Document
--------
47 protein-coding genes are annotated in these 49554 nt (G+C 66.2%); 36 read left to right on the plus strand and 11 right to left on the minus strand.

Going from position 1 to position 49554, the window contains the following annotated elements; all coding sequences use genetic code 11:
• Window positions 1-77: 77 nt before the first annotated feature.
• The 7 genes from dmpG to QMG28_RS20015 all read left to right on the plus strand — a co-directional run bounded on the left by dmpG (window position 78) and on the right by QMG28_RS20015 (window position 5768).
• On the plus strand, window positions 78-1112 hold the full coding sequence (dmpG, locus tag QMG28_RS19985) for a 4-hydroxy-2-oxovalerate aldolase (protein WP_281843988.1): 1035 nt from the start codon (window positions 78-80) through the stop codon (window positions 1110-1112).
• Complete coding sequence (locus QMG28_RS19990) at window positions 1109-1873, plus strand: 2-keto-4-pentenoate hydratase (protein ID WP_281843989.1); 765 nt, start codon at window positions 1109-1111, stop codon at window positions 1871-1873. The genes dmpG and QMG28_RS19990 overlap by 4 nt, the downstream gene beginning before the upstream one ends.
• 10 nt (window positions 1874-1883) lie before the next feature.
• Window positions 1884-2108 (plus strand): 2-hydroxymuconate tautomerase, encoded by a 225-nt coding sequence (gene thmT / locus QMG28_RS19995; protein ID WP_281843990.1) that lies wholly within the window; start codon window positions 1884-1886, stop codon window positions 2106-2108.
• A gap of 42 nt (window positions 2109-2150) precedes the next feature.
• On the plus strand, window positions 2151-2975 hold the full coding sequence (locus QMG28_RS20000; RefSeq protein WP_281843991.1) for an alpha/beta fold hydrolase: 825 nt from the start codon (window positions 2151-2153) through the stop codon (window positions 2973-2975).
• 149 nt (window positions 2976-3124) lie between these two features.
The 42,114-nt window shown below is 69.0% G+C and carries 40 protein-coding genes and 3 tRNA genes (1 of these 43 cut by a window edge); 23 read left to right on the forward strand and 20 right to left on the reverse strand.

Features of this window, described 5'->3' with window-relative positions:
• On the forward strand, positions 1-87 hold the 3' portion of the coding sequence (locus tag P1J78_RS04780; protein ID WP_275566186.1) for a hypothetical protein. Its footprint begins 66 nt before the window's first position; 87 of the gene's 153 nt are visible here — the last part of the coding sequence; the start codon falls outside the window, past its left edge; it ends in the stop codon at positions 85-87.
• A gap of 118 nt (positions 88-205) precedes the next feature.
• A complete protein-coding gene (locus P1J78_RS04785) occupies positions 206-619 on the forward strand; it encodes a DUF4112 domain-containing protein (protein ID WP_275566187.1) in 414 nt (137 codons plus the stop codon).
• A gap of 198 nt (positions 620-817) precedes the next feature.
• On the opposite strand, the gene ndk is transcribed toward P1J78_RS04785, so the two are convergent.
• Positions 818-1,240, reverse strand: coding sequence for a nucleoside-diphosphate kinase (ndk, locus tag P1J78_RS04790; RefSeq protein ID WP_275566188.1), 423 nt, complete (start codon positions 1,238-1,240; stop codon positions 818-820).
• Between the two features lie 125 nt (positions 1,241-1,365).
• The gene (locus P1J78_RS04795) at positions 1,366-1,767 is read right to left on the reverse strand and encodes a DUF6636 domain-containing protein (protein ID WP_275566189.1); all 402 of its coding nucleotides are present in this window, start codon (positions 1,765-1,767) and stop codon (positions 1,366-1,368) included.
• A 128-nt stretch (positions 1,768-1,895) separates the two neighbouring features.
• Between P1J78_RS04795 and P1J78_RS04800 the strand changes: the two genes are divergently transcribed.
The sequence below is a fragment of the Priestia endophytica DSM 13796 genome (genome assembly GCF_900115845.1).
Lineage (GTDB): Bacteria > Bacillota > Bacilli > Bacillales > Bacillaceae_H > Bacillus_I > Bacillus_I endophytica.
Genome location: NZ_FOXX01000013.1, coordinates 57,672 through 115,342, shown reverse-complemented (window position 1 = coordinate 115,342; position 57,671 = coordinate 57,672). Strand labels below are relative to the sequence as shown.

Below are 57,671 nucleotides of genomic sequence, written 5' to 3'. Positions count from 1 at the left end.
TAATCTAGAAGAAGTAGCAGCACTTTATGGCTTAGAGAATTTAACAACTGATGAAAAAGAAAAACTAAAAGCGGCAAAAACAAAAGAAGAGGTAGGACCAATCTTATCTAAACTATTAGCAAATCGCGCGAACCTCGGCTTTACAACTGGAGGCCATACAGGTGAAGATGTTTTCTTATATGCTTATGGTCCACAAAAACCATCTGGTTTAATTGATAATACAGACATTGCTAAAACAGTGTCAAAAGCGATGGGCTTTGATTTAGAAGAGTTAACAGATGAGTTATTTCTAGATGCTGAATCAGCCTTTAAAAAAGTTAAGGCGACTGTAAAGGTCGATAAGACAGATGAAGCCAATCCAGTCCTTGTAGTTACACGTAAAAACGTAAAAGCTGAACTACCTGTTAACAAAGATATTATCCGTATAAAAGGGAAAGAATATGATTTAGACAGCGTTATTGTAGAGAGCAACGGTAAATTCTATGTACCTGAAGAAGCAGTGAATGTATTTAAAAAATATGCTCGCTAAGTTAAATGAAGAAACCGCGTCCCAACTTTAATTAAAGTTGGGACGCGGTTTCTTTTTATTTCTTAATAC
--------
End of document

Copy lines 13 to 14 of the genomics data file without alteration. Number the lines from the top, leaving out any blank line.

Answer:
Features of this window, described 5'->3' with window-relative positions:
• On the forward strand, positions 1-87 hold the 3' portion of the coding sequence (locus tag P1J78_RS04780; protein ID WP_275566186.1) for a hypothetical protein. Its footprint begins 66 nt before the window's first position; 87 of the gene's 153 nt are visible here — the last part of the coding sequence; the start codon falls outside the window, past its left edge; it ends in the stop codon at positions 85-87.